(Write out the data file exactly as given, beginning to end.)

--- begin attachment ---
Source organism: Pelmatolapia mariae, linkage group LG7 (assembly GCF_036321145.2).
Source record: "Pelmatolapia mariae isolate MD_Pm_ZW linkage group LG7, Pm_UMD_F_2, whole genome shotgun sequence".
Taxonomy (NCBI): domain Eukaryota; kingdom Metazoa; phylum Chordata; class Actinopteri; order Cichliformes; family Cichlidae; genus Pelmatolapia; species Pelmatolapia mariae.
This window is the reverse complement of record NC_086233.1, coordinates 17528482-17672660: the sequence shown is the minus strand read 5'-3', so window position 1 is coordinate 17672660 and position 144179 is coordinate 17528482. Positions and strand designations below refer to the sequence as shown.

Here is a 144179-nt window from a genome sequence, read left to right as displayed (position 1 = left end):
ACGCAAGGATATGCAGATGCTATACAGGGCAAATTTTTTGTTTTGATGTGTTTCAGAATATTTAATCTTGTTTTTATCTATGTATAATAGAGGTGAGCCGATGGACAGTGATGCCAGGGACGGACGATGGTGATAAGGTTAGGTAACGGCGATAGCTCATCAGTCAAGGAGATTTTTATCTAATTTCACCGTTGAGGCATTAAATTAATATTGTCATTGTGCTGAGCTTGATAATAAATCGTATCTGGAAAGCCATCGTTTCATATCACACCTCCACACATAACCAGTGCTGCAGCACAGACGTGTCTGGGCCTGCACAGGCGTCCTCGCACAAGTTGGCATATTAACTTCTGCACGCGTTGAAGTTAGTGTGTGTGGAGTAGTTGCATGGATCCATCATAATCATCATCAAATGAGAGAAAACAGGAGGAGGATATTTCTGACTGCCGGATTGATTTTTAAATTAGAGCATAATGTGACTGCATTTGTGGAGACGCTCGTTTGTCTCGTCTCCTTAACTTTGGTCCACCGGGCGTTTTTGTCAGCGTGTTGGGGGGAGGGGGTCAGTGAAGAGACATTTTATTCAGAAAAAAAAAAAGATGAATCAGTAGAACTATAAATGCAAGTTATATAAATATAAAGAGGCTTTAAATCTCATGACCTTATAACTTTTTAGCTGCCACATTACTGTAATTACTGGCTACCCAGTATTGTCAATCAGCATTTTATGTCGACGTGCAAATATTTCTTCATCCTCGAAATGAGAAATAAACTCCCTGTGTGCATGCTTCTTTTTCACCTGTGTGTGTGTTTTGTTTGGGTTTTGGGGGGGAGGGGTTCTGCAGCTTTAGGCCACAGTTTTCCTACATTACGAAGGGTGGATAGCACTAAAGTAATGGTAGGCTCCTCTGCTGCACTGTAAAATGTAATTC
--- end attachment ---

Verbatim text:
Source organism: Pelmatolapia mariae, linkage group LG7 (assembly GCF_036321145.2).
Source record: "Pelmatolapia mariae isolate MD_Pm_ZW linkage group LG7, Pm_UMD_F_2, whole genome shotgun sequence".
Taxonomy (NCBI): domain Eukaryota; kingdom Metazoa; phylum Chordata; class Actinopteri; order Cichliformes; family Cichlidae; genus Pelmatolapia; species Pelmatolapia mariae.
This window is the reverse complement of record NC_086233.1, coordinates 17528482-17672660: the sequence shown is the minus strand read 5'-3', so window position 1 is coordinate 17672660 and position 144179 is coordinate 17528482. Positions and strand designations below refer to the sequence as shown.

Here is a 144179-nt window from a genome sequence, read left to right as displayed (position 1 = left end):
ACGCAAGGATATGCAGATGCTATACAGGGCAAATTTTTTGTTTTGATGTGTTTCAGAATATTTAATCTTGTTTTTATCTATGTATAATAGAGGTGAGCCGATGGACAGTGATGCCAGGGACGGACGATGGTGATAAGGTTAGGTAACGGCGATAGCTCATCAGTCAAGGAGATTTTTATCTAATTTCACCGTTGAGGCATTAAATTAATATTGTCATTGTGCTGAGCTTGATAATAAATCGTATCTGGAAAGCCATCGTTTCATATCACACCTCCACACATAACCAGTGCTGCAGCACAGACGTGTCTGGGCCTGCACAGGCGTCCTCGCACAAGTTGGCATATTAACTTCTGCACGCGTTGAAGTTAGTGTGTGTGGAGTAGTTGCATGGATCCATCATAATCATCATCAAATGAGAGAAAACAGGAGGAGGATATTTCTGACTGCCGGATTGATTTTTAAATTAGAGCATAATGTGACTGCATTTGTGGAGACGCTCGTTTGTCTCGTCTCCTTAACTTTGGTCCACCGGGCGTTTTTGTCAGCGTGTTGGGGGGAGGGGGTCAGTGAAGAGACATTTTATTCAGAAAAAAAAAAAGATGAATCAGTAGAACTATAAATGCAAGTTATATAAATATAAAGAGGCTTTAAATCTCATGACCTTATAACTTTTTAGCTGCCACATTACTGTAATTACTGGCTACCCAGTATTGTCAATCAGCATTTTATGTCGACGTGCAAATATTTCTTCATCCTCGAAATGAGAAATAAACTCCCTGTGTGCATGCTTCTTTTTCACCTGTGTGTGTGTTTTGTTTGGGTTTTGGGGGGGAGGGGTTCTGCAGCTTTAGGCCACAGTTTTCCTACATTACGAAGGGTGGATAGCACTAAAGTAATGGTAGGCTCCTCTGCTGCACTGTAAAATGTAATTC